On behalf of our organizations, members, and supporters, we ask the NFL to only license and promote reusable, durable coolers.  By promoting reusable coolers, the NFL will: encourage sustainability in fans and communities, enhance the NFL and individual team brands by affixing logos only to non-polluting products and expand brand exposure since durable coolers are legal across the entire country and in every NFL market.

We support the Super Bowl LIV Committee’s desire to “leave a positive and sustainable legacy long after the final whistle of the Game on February 2, 2020”. The NFL can start now by promoting reusable coolers instead of disposable EPS foam coolers that too often become plastic pollution in the ocean. By ending promotion of EPS foam coolers now, there will be less EPS foam plastic pollution to be collected during the planned O2E beach cleanups during Super Bowl LIV in Miami, Florida.

A collaboration of Jan Dell, Independent Engineer, The Last Beach Cleanup; Dianna Cohen, CEO and Co-Founder, Plastic Pollution Coalition; Steve Blackledge, Senior Conservation Director, Environment America; and Alex Truelove, Zero Waste Director, U.S. PIRG.

By Tara Bennett-Goleman

The seagull had a piece of white Styrofoam in its beak, and I wondered how to help. If I walked toward it, the seagull would be afraid and maybe fly off. And I didn’t have food to offer instead. My heart sank.

My friend and I had come to a peninsula jutting into the middle of the Hudson river to join a river sweep. We were equipped with rubber gloves and trash bags. Most of the debris we found was plastic and Styrofoam – items that will never decompose back into nature.

Then I noticed that lone seagull walking toward me, innocently looking like he wanted to put the Styrofoam he was clutching in his beak into my bag. I assumed he would eventually swallow it, thinking it was food. To this day I wish I could have taken that bit of petrochemical debris from that friendly seagull. But I’ll never know what happened – that seagull flew off with the Styrofoam.

My failed attempt to help has been a motivator for me to do what I can to help protect nature’s creatures. That encounter was a microcosm of the ways innocent wildlife, and the entire natural world, suffers because of manmade materials like Styrofoam that interfere with the planet’s ecology.

In Martha’s Vineyard, fishermen Stan Larsen and Erik DeWitt are concerned about the plastic pollution – straws, bags, balloons — tangled in seaweed that they collect when they go out fishing.

Melissa Knowles, who teaches art to kids on the Vineyard told me when she asked her summer students what they wanted to work on, they said “plastic pollution.” So I introduced Melissa to the fishermen, so they can give the plastic they collect out at sea to the kids in her art group, to make art out of plastic – a statement in art.

A lawyer friend offered to get permission for the kids to make their art-from-plastics in the parking slots next to the Harbormaster in Menemsha. This unexpected set of coincidences testifies to the power of community and collaboration of people who join forces to help in a larger mission.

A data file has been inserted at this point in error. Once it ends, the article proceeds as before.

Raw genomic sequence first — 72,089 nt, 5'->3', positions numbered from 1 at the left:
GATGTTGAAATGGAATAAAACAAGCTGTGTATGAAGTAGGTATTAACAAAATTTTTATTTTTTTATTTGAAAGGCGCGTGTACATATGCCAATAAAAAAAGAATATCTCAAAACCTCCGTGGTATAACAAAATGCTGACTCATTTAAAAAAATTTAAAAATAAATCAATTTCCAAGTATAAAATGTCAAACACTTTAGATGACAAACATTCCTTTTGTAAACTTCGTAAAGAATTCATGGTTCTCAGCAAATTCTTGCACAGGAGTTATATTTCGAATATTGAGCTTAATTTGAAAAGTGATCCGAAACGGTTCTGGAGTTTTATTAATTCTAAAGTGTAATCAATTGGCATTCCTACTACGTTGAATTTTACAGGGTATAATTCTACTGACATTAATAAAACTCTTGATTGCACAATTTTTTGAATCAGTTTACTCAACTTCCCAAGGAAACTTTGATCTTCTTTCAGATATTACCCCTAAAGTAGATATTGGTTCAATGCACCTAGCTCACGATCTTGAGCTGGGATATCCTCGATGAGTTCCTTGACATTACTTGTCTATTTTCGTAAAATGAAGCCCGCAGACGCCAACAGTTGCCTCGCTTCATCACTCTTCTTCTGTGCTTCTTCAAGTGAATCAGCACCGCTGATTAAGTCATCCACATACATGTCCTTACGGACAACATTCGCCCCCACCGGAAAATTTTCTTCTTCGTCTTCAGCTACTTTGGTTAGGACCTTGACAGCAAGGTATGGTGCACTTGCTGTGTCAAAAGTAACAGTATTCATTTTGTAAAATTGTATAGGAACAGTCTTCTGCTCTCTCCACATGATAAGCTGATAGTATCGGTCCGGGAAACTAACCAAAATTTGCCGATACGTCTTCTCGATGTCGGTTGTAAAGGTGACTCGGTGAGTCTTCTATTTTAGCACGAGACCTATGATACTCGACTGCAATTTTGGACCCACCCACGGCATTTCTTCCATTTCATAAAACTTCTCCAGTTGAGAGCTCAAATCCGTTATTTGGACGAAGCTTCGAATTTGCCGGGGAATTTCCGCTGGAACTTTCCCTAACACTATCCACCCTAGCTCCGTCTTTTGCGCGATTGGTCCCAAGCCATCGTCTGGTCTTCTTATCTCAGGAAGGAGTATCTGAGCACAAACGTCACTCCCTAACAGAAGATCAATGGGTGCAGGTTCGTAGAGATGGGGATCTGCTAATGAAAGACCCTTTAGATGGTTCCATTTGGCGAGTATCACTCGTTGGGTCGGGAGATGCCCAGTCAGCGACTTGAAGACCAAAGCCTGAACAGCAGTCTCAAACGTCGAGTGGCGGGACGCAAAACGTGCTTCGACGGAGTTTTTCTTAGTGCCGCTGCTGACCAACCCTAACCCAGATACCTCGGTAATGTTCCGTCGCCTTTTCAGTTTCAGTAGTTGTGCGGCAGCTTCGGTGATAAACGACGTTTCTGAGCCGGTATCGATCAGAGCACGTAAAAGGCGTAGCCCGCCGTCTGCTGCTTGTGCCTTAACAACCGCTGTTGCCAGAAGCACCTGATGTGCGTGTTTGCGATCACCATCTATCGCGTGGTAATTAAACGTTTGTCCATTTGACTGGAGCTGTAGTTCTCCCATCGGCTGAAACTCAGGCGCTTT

I used to assume the Vineyard was pristine, but now I know about the plastics floating offshore that harm sea life. Just because we don’t see it doesn’t mean it isn’t there. It’s an epidemic locally and globally.

Mr. Rogers said, “As a kid when I would watch scary items in the news and get upset my mother would tell me, ‘Look for the helpers. There will always be people wanting to help.'” It’s been inspiring to see how when you look for the helpers, they are there, ready to take action.

Weather permitting, you can watch Melissa’s students at work on their art projects from 11 am on this Saturday at the Menemsha pier, right next to the Harbormaster’s shed on Martha’s Vineyard.

And you are invited to a gathering August 14, 5:30-7:30 pm, at Bad Martha’s in Edgartown, Massachusetts. Plastic Pollution Coalition CEO Dianna Cohen will speak on PPC’s Plastic Free Islands program and what might happen next here on the Vineyard.

The kids’ artwork will be displayed at the event and Melissa will give a recap of the project. The fishermen offered to talk about what they find out at sea. And we’re hoping island environmentalists will also be there and share what they have been doing – and hope to do in the future. 

Tara Bennett-Goleman is a teacher, psychotherapist, and author of ‘Emotional Alchemy: How the Mind can heal the Heart’ Learn more.

Learn more about Plastic Free Islands.

Join our global Coalition.

5 Gyres Institute, Plastic Pollution Coalition, Surfrider Foundation and #breakfreefromplastic join forces to raise awareness about Styrofoam pollution

Environmental activist groups are joining forces to fight the lack of legislation on plastic pollution during Coastal Cleanup Day on Sept. 16 at Venice Beach, CA, USA. The 5 Gyres Institute, Plastic Pollution Coalition, Surfrider Foundation and the #breakfreefromplastic movement will collaborate to raise awareness about the problem of beach pollution from polystyrene and expanded polystyrene foam.